Katey Rich's Rebut To The Shailene Woodley Satire Posted Here On ComicBookMovie.com
An "Editorial" posted on ComicBookMovie.com supposedly meant as a "satire" has provoked Cinema Blend's Katey Rich to stand up and answer the fanboys regarding their expectations over the new Mary Jane Watson.
Today an "Editorial" meant as a "satire" was posted on ComicBookMovie.com, it's titled EDITORIAL: Making Shailene Woodley Hot Enough To Play MJ In TASM 2, written by Mark "RorMachine" Cassidy.
Satire is a genre of literature, and sometimes graphic and performing arts, in which vices, follies, abuses, and shortcomings are held up to ridicule, ideally with the intent of shaming individuals, and society itself, into improvement. Although satire is usually meant to be funny, its greater purpose is often constructive social criticism, using wit as a weapon.
"Ideally with the intent of shaming individuals"
The editorial posted by Mark "RorMachine" Cassidy here on ComicBookMovie.com can't be seen as a satire. All it does is fan the flames of misogynists and juevenile morons. Like someone who wears blackface says they're only trying to be funny. Or someone who wears a Nazi outfit to a Halloween party. They think it's funny because inside there's a piece of them that's racist or homophobic or misogynistic and they're blind to it. When someone posts something like what Mark "RorMachine" posted, it's not about been satirical. It's about showing off who they really are.
Katey Rich via CinemaBlend has posted her rebuttal, here's an excerpt:
Yesterday we posted the first on-set images of Shailene Woodley as Mary Jane in The Amazing Spider-Man 2, currently in production in New York. Because they were pictures of an actress walking from place to place on the set, not in costume, the notable difference was seeing her hair tinted to Mary Jane's signature red. Honestly, the photos weren't that interesting. Until the comments started.
"Omg she looks horrible I hope they can do something with that face of hers." "Mary Jane is supposed to be hot." "Looks horrible as a redhead." The comments on our site weren't actually as bad as they were elsewhere on the Internet, and not half as bad as the so-called satire posted at Comic Book Movie, with instructions on how to make Woodley hot enough to play "every nerd's wet dream." The "satire" was so close to the real thing that most of their commenters didn't get the difference, and reading it makes your skin crawl because you just know that's exactly how a strong handful of fanboys feel, no irony intended.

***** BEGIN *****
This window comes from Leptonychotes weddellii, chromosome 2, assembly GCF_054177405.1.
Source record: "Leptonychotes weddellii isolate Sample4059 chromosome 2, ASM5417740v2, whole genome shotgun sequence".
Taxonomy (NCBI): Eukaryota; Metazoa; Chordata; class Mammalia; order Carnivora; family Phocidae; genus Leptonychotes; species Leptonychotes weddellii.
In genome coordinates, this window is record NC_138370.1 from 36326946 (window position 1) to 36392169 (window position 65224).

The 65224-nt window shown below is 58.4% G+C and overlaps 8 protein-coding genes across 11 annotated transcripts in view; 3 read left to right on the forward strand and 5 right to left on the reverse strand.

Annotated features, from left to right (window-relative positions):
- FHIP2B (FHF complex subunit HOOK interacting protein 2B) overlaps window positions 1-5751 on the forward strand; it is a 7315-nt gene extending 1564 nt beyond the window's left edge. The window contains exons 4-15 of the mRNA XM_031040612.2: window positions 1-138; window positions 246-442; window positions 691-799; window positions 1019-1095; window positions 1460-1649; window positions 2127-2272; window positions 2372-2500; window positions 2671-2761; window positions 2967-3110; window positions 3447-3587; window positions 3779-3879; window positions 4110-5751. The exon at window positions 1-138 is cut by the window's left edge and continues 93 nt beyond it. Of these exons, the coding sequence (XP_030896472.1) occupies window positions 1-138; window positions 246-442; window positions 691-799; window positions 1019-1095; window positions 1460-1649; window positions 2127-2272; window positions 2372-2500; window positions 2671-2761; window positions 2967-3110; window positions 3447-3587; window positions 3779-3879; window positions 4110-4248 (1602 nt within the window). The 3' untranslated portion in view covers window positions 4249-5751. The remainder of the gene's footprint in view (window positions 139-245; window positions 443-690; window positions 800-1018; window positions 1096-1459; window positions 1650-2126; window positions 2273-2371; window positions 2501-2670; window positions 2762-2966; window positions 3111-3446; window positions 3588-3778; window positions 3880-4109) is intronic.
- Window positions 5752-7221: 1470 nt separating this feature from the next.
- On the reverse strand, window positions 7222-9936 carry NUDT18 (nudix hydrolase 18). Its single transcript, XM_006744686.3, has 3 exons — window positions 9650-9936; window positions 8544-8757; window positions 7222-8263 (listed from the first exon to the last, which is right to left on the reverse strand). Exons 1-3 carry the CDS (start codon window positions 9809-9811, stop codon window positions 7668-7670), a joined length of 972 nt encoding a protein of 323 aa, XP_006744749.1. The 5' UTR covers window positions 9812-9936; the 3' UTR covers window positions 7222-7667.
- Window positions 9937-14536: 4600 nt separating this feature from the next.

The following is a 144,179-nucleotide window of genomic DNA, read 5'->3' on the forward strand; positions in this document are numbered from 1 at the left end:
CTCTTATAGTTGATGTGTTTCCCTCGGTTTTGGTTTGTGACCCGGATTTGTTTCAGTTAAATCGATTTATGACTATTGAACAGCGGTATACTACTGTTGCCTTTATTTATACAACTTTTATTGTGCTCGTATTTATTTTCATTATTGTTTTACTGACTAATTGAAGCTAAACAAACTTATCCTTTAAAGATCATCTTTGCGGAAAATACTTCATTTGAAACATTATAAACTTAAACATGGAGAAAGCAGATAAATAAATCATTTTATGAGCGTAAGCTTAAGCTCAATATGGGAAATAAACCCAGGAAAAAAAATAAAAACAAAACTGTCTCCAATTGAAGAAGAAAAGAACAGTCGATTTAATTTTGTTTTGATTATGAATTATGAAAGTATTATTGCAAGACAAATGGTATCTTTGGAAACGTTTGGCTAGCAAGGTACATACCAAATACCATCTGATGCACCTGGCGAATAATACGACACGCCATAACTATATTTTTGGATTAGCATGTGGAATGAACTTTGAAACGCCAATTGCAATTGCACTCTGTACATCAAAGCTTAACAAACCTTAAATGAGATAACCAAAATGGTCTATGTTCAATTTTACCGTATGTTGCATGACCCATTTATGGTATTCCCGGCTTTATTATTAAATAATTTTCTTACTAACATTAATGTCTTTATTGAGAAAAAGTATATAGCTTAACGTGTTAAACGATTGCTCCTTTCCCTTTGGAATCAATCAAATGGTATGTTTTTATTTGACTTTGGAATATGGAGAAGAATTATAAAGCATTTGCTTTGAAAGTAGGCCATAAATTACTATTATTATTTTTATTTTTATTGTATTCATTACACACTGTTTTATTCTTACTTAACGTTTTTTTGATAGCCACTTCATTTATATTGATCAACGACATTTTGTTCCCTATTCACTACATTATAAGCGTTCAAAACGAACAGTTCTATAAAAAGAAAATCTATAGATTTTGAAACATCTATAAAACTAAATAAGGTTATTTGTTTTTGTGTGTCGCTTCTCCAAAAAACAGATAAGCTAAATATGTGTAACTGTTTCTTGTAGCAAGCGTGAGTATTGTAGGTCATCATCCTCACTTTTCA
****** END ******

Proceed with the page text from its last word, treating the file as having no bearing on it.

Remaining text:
You guys. This is what Shailene Woodley looks like:
You know why she doesn't look like the character from the comics, with an exaggerated waist and enormous breasts? Because she's a [frick]ing human being, with a bone structure and muscles and fat and all the things that allow her to move about in the world, not just to sit down and pose like a sex fantasy. The Amazing Spider-Man made a concerted effort toward making Peter Parker's world realer, making the flirtation between him and Gwen Stacy feel more authentic and even the costumes more realistic. Shailene Woodley, who showed amazing naturalism in The Descendants as well as her acclaimed Sundance film The Spectacular Now, ought to fit into that perfectly. To criticize her natural looks is to miss the entire aesthetic of the franchise as Marc Webb has re-imagined it.
Read the full editorial here.
I think it goes without saying that most of the ComicBookMovie.com community was disgusted by this failed attempt of a "satire" perpetrated by Mark Cassidy, and in the name of those that feel ashamed by what was posted here on ComicBookMovie.com, I'd like to apologise.
We are sorry, Shailene Woodley. We are sorry, comic book fangirls. We are sorry, women that came across Mark "RorMachine" Cassidy's "satire". He doesn't speak for all of us.
We are not all mysoginistic pigs. And in the light of the recent The Amazing Spider-Man 2 announcements, I couldn't be more excited to watch Shailene Woodley start her journey to bring Mary Jane Watson to life.
In “The Amazing Spider-Man™ 2,” for Peter Parker (Andrew Garfield), life is busy – between taking out the bad guys as Spider-Man and spending time with the person he loves, Gwen (Emma Stone), high school graduation can’t come quickly enough. Peter hasn’t forgotten about the promise he made to Gwen’s father to protect her by staying away – but that’s a promise he just can’t keep. Things will change for Peter when a new villain, Electro (Jamie Foxx), emerges, an old friend, Harry Osborn (Dane DeHaan), returns, and Peter uncovers new clues about his past. The film is directed by Marc Webb from a screenplay by Alex Kurtzman & Roberto Orci & Jeff Pinkner, with a previous draft by James Vanderbilt, and based on the Marvel Comic Book by Stan Lee and Steve Ditko. Avi Arad and Matt Tolmach are the producers. The latest chapter in the Spider-Man story is set for release in 3D on May 2, 2014.
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